It’s always a big rivalry when Madison’s eastside high schools — East and La Follette — take the field.
But there’s an added layer to tonight’s game — it’s a sibling rivalry as well.
Former Madison East running back Driss Amara is in his first year as the Purgolders’ running backs coach. Those running backs, including standout Devion Clay, will be running right into the Lancers’ defensive line, coached by another East alum — Driss Amara’s younger brother Ebrahim.
“I haven’t spoken to him all week,” Driss Amara said in an interview Thursday. “That’s how serious this is. This can be very competitive.”
Driss said his players know very well that their coach’s brother will be on the other sideline tonight — it’d be hard to hide it from them, since Ebrahim actually works at East as the multicultural services coordinator.
“It’s a weird dynamic, but I’m in my second year, so I’m getting used to it now,” Ebrahim said. “And the kids over here (at East), especially, they won’t let me live it down. So every hour I got kids running in and giving me a hard time.”
Driss said his players are amped for the sibling rivalry.
“We’ve had the best practice that we’ve had all season this week,” Driss said. “So they’re ready. They know.”
Ebrahim is taking a different approach, not even mentioning the sibling rivalry to his players.
“I think one of (my players) might know because he used to go to East, but aside of him, it’s not something that I want to add to the rivalry. You know, I think the kids have a big enough rivalry as it is,” he said.
Driss said the brothers’ strong Eastside roots make coaching here extra special.
“A lot of kids, I went to school with most of their family, so I’m very well connected to them and their family,” Driss said. “Really this is my old community so I was very proud to be a representative of my community, helping people who come from similar backgrounds that I do. It’s really helping them on the football, in terms of a football platform and academically.”
This is Driss Amara’s first season on the Purgolders’ coaching staff. After graduating from Eas in 2009, he went to Metropolitan State University in St. Paul, Minnesota, then went on to earn a master’s degree in social work at Howard University in Washington, DC. While in DC he coached both high school football and basketball.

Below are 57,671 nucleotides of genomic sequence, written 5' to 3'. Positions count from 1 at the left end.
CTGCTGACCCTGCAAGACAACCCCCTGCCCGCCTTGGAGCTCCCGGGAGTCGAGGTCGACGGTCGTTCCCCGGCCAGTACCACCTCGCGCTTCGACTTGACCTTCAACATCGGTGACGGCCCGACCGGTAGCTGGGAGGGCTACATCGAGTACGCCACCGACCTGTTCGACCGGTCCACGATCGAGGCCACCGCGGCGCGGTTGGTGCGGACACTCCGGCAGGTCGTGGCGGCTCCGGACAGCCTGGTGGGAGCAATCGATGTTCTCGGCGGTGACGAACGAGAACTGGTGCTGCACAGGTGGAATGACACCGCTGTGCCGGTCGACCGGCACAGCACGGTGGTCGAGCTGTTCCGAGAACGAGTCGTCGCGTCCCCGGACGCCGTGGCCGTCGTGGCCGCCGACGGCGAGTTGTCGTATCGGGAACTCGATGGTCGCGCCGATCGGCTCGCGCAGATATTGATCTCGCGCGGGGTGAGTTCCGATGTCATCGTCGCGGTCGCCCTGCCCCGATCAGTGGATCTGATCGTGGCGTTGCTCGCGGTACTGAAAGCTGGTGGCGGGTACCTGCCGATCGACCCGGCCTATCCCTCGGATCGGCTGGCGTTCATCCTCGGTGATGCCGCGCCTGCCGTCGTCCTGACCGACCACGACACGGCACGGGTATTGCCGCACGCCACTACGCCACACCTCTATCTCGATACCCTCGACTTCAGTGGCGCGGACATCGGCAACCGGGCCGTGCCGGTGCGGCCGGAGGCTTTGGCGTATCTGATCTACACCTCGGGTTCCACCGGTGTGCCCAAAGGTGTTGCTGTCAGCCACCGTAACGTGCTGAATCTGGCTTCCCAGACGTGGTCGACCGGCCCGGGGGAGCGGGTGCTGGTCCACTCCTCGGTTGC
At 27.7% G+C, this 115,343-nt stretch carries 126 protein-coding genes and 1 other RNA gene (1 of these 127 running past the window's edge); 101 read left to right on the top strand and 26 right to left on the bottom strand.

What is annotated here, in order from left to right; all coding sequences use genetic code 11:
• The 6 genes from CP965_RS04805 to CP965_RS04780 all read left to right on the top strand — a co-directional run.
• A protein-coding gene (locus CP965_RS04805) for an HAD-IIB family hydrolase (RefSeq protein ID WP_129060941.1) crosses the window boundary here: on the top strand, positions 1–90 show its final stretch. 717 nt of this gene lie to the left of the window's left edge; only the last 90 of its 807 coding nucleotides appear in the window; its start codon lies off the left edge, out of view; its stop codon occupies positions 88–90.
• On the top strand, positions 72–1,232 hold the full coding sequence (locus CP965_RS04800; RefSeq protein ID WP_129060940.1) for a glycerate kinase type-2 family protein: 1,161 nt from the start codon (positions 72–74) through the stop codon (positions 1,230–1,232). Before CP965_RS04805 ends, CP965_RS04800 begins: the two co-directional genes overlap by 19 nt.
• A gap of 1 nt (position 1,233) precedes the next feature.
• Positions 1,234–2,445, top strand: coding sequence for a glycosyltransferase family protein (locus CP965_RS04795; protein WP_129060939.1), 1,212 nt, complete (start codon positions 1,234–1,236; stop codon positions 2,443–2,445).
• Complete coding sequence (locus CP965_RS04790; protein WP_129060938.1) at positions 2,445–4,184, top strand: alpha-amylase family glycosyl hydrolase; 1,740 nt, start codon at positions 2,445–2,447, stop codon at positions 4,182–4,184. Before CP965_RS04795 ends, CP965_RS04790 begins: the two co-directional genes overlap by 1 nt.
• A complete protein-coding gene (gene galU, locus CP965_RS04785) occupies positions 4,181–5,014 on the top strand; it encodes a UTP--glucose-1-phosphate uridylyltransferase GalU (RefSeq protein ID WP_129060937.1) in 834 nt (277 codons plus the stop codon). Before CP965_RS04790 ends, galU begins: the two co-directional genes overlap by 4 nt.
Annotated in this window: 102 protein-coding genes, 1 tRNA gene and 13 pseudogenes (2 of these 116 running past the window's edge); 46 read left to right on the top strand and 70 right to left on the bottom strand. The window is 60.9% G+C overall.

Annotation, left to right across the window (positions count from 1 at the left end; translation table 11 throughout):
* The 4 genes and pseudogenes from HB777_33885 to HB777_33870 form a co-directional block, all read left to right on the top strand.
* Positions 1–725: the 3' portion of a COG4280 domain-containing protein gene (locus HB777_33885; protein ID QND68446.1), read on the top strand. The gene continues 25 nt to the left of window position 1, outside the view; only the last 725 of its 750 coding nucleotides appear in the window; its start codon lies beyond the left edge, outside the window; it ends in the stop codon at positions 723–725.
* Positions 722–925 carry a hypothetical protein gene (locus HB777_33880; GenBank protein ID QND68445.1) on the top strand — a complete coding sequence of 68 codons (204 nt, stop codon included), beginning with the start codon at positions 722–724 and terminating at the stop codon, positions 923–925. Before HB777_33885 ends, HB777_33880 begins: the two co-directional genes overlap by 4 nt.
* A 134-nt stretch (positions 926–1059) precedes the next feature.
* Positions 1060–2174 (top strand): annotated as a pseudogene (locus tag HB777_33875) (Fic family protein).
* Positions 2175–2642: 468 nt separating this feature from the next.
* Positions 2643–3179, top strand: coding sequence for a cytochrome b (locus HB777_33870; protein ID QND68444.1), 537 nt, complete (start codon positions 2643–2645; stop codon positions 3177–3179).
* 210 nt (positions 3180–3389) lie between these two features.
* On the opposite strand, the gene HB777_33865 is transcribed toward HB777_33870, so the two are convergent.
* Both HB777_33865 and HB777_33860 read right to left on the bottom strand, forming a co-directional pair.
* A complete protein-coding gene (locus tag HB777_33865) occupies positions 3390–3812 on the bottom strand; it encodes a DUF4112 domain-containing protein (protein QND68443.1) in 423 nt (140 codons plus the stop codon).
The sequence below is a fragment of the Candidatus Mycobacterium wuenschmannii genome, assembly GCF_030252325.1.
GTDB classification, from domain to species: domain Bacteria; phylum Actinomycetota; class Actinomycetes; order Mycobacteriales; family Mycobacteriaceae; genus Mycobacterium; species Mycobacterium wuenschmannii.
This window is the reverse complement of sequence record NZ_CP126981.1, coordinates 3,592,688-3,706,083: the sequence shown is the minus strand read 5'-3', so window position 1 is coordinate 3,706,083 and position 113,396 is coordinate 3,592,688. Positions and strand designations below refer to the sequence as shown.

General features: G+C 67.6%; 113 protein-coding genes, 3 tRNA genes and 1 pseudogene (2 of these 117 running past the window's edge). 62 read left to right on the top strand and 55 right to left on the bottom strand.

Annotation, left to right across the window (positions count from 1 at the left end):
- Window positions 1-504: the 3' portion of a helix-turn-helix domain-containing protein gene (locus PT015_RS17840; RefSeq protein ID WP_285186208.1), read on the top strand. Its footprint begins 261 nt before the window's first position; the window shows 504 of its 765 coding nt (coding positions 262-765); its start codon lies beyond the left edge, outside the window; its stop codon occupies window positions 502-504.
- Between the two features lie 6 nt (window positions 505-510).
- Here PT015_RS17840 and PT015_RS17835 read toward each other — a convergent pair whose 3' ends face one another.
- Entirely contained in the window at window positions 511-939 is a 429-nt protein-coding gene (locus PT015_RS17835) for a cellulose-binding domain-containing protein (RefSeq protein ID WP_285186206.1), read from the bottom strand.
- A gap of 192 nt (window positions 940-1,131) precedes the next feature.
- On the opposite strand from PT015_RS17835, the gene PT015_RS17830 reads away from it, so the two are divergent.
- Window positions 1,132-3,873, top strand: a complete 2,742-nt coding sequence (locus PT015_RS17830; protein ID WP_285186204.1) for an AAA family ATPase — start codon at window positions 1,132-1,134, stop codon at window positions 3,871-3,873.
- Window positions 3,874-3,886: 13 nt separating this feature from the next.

Ebrahim, meanwhile, graduated from East in 2011 and started at the University of Dubuque where he played defensive back and helped the Spartans win a conference championship as a freshman. He later transferred to UW-Whitewater, where injury cut his football career short.
He’s remained involved in the sport, though, coaching at East for three years before moving over to La Follette in 2016.
Both Driss and Ebrahim followed in the football footsteps of their oldest brother Abou Amara, also a running back at East in the early 2000s who went on to play for UW-Eau Claire. He’s now a civil rights and employment attorney in Minneapolis.
On paper, La Follette should have the edge. They’re 5-2 on the season, though they’re coming off a 54-13 drubbing at Verona. East, which only won one game last year, is a much more respectable 3-4, but are also coming off a thumping — they lost 47-14 to Sun Prairie a week ago.
“I think we match up well,” Driss said. “It really just comes down to if we can execute. I mean they have the favor in terms of the record because they’ve been winning games, so I will give the edge to them, but I like our chances to be honest.”
“This is going to be a really fun matchup for us,” Ebrahim said. “He’s got a really good running back. It’s going to be a challenge this weekend. I think we got some pretty good D linemen who are going to be stepping up. So we’ll see. I think when you put East and La Follette on the same field, you can never really predict what’s going to happen.”